- SECURITY, RECONSTRUCTION AND PEACE
- SUSTAINABLE INFRASTRUCTURE
- SOCIAL DEVELOPMENT
- GOVERNANCE AND DEMOCRACY
- ENVIRONMENT AND CLIMATE CHANGE
- ECONOMIC DEVELOPMENT AND EMPLOYMENT
GIZ local staff
National employees: 245
International employees: 80
Development workers: 10
Integrated experts: 11
(as at: 31.12.2019)
GIZ has been working in Jordan for over 40 years, and opened its office in the capital of Amman in 1979.
The civil war in Syria and the political instability of the region are having a direct impact on Jordan, where several hundred thousand people have sought refuge since the start of the armed conflict in the neighbouring country. According to the United Nations High Commissioner for Refugees (UNHCR), more than 666,500 Syrian refugees are registered officially as of June 2018.
Four out of five Syrians have found accommodation in cities and in different governorates while the rest are living in camps. This has imposed additional significant challenges to the country, such as concerns for socio-economic development, the labour market and education as well as resource conservation and waste management.
However, since the beginning of the crisis, GIZ is supporting Jordan in coping with the challenges of the influx of refugees, which has placed immense strain on Jordan’s public services.
GIZ is supporting Jordan in creating long-term prospects for both Jordanians and Syrian refugees by assisting the host municipalities where many of the refugees are living, and thus contributing to the stability of the country.
In addition to Syrian crisis, Jordan as a desert nation faces other key development challenges that are rooted primarily in the lack of natural resources. Water is in short supply and the large number of refugees is further increasing pressure on water resources. Climate change and environmental pollution are other key issues. Furthermore, Jordan's industry is weak, and population growth is high at around 2.6 per cent (2017). Much of the population lives in cities, but the younger population faces a shortage of productive sources of income.
Official data confirms that unemployment is reaching almost 19 per cent, which is an “unprecedented” level unseen in the last 25 years. While the unofficial rate is estimated to be around 30 per cent. One-third of the roughly 9.5 million inhabitants continue living in relative poverty, and women face economic and social development disadvantages compared to men.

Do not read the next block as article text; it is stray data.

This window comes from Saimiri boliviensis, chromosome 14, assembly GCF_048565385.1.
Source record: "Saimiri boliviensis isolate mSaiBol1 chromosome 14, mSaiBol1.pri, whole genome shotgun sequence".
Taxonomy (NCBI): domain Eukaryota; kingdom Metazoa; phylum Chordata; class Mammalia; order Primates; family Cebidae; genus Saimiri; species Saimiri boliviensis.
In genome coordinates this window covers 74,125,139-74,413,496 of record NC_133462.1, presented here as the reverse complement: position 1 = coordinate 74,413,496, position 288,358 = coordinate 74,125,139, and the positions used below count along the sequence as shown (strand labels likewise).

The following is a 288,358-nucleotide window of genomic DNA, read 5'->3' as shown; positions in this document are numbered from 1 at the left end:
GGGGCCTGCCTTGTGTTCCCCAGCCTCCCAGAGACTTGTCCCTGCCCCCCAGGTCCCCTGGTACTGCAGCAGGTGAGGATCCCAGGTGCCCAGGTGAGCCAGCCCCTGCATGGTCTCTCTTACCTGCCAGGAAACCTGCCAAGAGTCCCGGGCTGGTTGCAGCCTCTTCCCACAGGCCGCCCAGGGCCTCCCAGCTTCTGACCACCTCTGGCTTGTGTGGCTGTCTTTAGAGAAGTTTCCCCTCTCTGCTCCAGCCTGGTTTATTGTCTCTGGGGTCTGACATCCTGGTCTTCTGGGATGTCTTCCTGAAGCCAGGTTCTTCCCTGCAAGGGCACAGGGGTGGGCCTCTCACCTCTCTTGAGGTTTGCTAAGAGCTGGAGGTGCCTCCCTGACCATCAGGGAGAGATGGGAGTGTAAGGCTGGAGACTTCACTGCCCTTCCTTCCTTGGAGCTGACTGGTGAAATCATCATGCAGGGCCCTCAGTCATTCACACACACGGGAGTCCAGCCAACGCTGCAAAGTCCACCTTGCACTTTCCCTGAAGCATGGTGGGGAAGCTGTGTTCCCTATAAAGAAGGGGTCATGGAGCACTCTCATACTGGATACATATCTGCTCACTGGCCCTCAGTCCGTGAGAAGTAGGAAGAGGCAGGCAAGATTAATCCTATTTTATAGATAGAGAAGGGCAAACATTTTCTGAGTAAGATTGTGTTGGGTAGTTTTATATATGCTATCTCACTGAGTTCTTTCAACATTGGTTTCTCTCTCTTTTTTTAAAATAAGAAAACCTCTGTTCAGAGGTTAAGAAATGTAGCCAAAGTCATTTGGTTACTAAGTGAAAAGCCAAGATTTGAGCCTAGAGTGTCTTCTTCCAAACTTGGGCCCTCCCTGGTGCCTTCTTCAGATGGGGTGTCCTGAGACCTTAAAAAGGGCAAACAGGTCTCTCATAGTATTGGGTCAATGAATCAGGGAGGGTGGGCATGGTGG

Currently, Jordanian-German cooperation is focusing on the following issues:
Since 2001, water has been the priority in Jordanian-German cooperation. Jordan is one of the world’s most water-deprived countries, and GIZ is helping provide an adequate and stable water and wastewater management system through various measures.
The huge influx of Syrian refugees in Jordan has placed tremendous burden on the hosting local governorates to accommodate the increased demands on waste management. GIZ is fostering improvements to the management of waste in different governorates to provide technical support to municipal staff with the aim of enhancing the organisation of a waste-collection mechanism.
Employment, vocational training and education
With the aim of creating economic and vocational prospects for Jordanians, Palestinians and Syrians living in Jordan, a second priority area has been initiated in Jordan since 2015. GIZ is promoting measures in education, vocational training and job creation. GIZ is working with key public institutions to ensure that labour market policy measures achieve its desired effects and lead to sustainable investments and lasting employment opportunities.
GIZ is also promoting environmental protection and resource conservation in Jordan. In addition, there are several regional programmes, which are being implemented from Jordan, including in the microfinance sector, for the economic integration and empowerment of women, for assisting Palestinian refugees, for political participation of women, for mental and psychosocial health and joint projects with Arab partners.
In Jordan, GIZ operates on behalf of the German Federal Ministry for Economic Cooperation and Development (BMZ), the German Federal Ministry for the Environment, Nature Conservation and Nuclear Safety (BMU) and the European Union (EU).